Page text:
Sales Tip: 10 Phrases to Avoid When Dealing With Customers

Being careful about how you communicate with customers can make those interactions go a lot more smoothly.

Sales Tip: 10 Phrases to Avoid When Dealing With Customers

Photo by Bill Konway

We’ve all been there — a customer isn’t happy about something, they’re demanding you make it right, and things are getting heated. You’ve already had a long day, and you’d make things right for this customer if he would just relax and let you do your job, but he’s mad and demanding answers. Before you can stop yourself, you blurt out something dumb that only makes things worse.

Busy associates may wish they could take back something they said in the heat of the moment or because it seemed like a great comeback at the time. Of course, training ourselves to remain calm in any situation is the best defense against foot-in-mouth disease. However, Jeff Mowatt, a Calgary, Alberta-based customer service strategist, author and speaker, notes that simply eliminating 10 phrases from our vocabulary could solve 90% of communication problems with customers.

“No matter how good the service you deliver, you’ll still have problems caused by external factors,” says Mowatt. “We can’t control those things, but we can control what we say to customers when they happen.”

No customer cares to hear what your store policy is; they just want to know how you're going to help solve their problem. (Photo by John Hafner.)
No customer cares to hear what your store policy is; they just want to know how you're going to help solve their problem. (Photo by John Hafner.)

Here are Mowatt’s top 10 phrases to avoid, from the least offensive to the grenade launchers:


10. “Do you want to hear the good news first or the bad news?”

Don’t even bother asking this question.

“When you have both good news and bad news to deliver, always begin with the good news,” says Mowatt. “That way the customer begins the conversation with the best perspective. If they go into catastrophe mode with bad news, good news likely won’t bring them back out of it.”


9. “Bear with us.”

You definitely mean this in a good way — you’re trying to solve the problem and you just need a second to work something out, or you’re struggling with factors the customer doesn’t know about. But customers see this as an order, not a request.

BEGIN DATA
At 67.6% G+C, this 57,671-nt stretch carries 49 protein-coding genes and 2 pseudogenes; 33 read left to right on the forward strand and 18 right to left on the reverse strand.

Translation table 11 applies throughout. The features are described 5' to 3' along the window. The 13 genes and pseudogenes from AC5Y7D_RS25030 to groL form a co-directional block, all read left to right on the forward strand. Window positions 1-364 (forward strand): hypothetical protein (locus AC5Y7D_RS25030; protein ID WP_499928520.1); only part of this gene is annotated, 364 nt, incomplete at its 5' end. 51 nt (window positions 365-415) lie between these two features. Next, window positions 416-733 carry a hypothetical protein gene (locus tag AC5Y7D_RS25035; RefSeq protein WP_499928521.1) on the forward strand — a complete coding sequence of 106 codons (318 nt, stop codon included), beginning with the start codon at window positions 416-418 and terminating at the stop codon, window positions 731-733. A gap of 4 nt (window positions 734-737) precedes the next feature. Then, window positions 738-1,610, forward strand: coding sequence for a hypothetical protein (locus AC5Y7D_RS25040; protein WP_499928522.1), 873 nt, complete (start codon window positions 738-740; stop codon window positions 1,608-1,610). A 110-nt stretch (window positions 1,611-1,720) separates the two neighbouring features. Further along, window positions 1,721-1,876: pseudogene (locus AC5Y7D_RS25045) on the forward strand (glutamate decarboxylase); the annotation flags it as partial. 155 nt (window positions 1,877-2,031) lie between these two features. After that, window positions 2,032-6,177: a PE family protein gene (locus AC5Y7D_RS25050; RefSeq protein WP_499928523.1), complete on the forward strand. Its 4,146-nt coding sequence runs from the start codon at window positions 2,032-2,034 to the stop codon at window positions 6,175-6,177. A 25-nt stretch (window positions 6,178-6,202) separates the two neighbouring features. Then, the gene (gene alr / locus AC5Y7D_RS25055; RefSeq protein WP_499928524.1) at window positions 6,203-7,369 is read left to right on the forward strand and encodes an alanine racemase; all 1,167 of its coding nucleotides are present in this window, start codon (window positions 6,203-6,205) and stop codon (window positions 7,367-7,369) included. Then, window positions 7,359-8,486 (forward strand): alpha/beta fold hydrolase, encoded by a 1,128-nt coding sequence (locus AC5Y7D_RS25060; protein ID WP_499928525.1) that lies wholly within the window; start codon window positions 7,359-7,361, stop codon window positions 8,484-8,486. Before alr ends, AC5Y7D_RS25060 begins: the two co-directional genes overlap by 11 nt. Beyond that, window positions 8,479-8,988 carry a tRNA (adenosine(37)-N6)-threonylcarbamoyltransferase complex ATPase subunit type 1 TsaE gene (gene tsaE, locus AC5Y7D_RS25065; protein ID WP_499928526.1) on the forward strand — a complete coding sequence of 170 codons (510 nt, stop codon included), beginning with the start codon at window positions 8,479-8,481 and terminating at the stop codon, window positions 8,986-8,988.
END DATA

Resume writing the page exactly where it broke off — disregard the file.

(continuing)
“It also implies that the problem they have with your service is something they should tolerate,” says Mowatt. “Instead, say something like, ‘We appreciate your patience.’”


8. “We can’t ...”

“Customers don’t want to hear what you can’t do,” says Mowatt. “Tell them what you can do, instead.”


7. “We can’t help until/unless ...”

This might be true, but it puts the onus on the customer or makes them think you’re passing the buck. “Substitute something positive,” says Mowatt. “For example, ‘We’ll get this figured out as soon as possible.’”


6. “Yes, but ...”

“Using the word ‘but’ completely negates whatever you’ve just said,” says Mowatt. “It’s like starting an argument with your customer. Change the phrase to “Yes, and ...’”


5. “Looks like the manufacturer/another associate messed up.”

Don’t blame other employees, departments or suppliers for the problem.

“Take one for the team and take ownership of the problem on their behalf,” says Mowatt. “Tell them that you’re taking responsibility for the problem and will pursue it until it’s resolved to their satisfaction.”


4. “Why didn’t ...”

Asking a customer why someone in your company didn’t do something just invites them to point the finger back at you.

“If you’re investigating a problem from the customer’s perspective, just ask questions that begin with who, what, where, when and how,” says Mowatt. “It’s your job to get to the bottom of the ‘why.’”


3. “Our policy is ...”

Why have you established policies to deal with foul-ups in the first place? Are they that common?

“Customers don’t want to hear your standard procedures for dealing with your own errors,” says Mowatt. “Instead, explain how you’re responding to the situation and why you’re responding that way.”


2. “What do you want us to do?”

This question is just begging for outlandish requests and unreasonable demands. Unless you want to hear some blunt and inventive answers, don’t ask. Instead try: “What will work best for you?” or “We want to do the right thing. What do you think would be fair?”

If you word it correctly, this is your chance to provide superb service that the customer will tell their friends about. “Fix the problem and add a small bonus to help compensate a customer for the hassle to convert an upset customer into an advocate,” says Mowatt.


1. “You [substitute colorful phrase of your choice]!”

Don’t respond in kind if the customer resorts to profanity or name-calling.

“Take the heat, not the abuse,” says Mowatt. “Try: ‘I want to help you, but I can’t when you’re using that language. So, let’s resolve this without it.’”

If abusive language continues, explain that the conversation is going to end and invite the customer to continue it later — without the foul language.

“Immediately brief any supervisor, so they’ll know who they may be dealing with later,” says Mowatt.


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